What to know about the latest court rulings, data and legislation on abortion in the US

What to know about the latest court rulings, data and legislation on abortion in the US
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A judge in Montana struck down abortion restrictions, the attorney general in Missouri accused Planned Parenthood of illegally transporting minors for abortions and new data shows how the way abortions are performed continues to change in a country where some states have banned and others protect access .

More than a year and a half since the U.S. Supreme Court ruled overturning Roe v. Wade and the right to abortion nationwide, the details of what that means are still in flux. With lawsuits still pending and ballot questions looming, that’s the one thing that isn’t likely to change anytime soon.

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Here are things to know this week about developments across the country.

A Montana judge on Thursday rejected restrictions on abortion passed in 2021, potentially giving the Montana Supreme Court a chance to review its 1999 ruling that protected a woman’s right to an abortion until the fetus is viable.

The 2021 laws were suspended and never came into effect.

They would have banned abortion after 20 weeks’ gestation, prohibited the prescribing of abortion pills via telehealth, required a 24-hour waiting period after giving consent, and required health care providers to show women an ultrasound scan or measure the heart tone of the woman. hear the fetus before having an abortion.

The state government plans to appeal the ruling, potentially setting up another showdown at the state’s highest court. The Supreme Court has previously declined to reverse the 1999 decision — including when it backed a lower court’s decision to pause enforcement of the 2021 laws.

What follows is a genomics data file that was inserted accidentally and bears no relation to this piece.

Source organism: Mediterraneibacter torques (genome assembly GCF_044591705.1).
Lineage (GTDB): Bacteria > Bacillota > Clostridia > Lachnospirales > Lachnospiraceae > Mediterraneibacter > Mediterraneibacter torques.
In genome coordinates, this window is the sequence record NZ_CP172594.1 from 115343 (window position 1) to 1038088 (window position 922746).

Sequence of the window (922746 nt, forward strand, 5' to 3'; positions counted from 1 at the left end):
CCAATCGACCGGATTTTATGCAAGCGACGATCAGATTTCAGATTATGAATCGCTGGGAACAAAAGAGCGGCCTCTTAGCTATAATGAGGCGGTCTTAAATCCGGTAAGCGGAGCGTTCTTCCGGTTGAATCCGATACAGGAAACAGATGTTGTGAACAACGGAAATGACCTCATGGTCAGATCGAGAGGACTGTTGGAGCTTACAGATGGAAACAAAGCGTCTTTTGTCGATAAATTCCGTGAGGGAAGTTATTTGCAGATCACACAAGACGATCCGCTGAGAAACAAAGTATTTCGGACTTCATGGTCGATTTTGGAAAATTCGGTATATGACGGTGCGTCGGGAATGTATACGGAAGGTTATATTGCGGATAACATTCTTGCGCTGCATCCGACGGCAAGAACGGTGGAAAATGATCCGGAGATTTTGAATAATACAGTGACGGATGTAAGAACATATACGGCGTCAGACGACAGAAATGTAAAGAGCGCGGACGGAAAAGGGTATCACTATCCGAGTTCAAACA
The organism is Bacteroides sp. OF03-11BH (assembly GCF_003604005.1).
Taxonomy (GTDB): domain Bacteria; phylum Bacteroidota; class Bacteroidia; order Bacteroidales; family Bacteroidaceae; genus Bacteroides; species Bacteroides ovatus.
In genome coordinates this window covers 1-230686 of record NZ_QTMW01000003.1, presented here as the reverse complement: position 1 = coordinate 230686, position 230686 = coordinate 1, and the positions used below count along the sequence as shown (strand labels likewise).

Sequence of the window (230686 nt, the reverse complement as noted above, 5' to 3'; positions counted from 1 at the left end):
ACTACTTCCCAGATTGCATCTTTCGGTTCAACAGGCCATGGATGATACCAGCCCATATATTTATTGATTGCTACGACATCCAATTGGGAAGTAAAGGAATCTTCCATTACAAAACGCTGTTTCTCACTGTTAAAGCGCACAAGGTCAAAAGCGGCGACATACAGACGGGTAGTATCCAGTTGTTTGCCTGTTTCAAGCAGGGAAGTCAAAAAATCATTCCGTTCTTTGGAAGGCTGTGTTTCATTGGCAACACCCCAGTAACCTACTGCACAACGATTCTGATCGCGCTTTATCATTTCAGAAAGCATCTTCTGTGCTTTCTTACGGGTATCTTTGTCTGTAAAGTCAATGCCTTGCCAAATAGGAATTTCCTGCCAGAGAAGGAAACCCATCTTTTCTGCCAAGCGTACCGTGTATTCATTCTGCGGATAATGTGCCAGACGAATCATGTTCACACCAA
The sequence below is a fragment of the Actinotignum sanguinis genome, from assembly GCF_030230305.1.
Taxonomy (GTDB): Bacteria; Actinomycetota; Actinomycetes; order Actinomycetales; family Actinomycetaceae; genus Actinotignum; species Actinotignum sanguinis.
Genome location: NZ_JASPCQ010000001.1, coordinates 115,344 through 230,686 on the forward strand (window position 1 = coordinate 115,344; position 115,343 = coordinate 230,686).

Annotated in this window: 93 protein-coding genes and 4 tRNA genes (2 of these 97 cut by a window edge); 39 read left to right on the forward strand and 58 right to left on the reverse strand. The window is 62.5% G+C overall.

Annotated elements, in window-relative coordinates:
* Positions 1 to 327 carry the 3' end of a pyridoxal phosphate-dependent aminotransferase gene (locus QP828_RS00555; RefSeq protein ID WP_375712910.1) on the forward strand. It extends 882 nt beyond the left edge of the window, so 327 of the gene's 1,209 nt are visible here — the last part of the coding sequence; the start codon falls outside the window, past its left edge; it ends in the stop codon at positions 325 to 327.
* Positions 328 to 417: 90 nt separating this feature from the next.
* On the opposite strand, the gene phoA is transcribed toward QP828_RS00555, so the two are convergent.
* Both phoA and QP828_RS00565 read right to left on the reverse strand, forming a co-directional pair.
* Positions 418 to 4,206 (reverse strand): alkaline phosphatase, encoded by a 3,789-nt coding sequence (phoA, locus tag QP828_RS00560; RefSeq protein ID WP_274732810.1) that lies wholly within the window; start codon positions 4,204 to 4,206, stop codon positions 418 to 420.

A judge also suspended enforcement of more restrictions the state passed last year, including a ban on dilation and evacuation abortions — the most common procedure after 15 weeks of pregnancy.

Abortion rights groups are pushing for a ballot question to amend the state constitution to protect reproductive freedom, including the right to abortion.

There have been legal and legislative battles over abortion access in the U.S. for generations, but everything changed when the U.S. Supreme Court in 2022 overturned Roe v. Wade, the 1973 ruling that protected access across the country.

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Since then, bans have gone into effect in most Republican-controlled states, including 14 that ban abortion at all stages of pregnancy, with varying limited exceptions. Most Democratic-controlled states have tried to protect access.

These changes are reflected in data released this week by #WeCount for the Society of Family Planning. The group notes that the number of abortions per month nationally is comparable to what it was before the court ruling.

While the number of monthly abortions has dropped to nearly zero in states with bans, the number has risen in states that allow abortion — and a greater share of them are using pills prescribed by telehealth.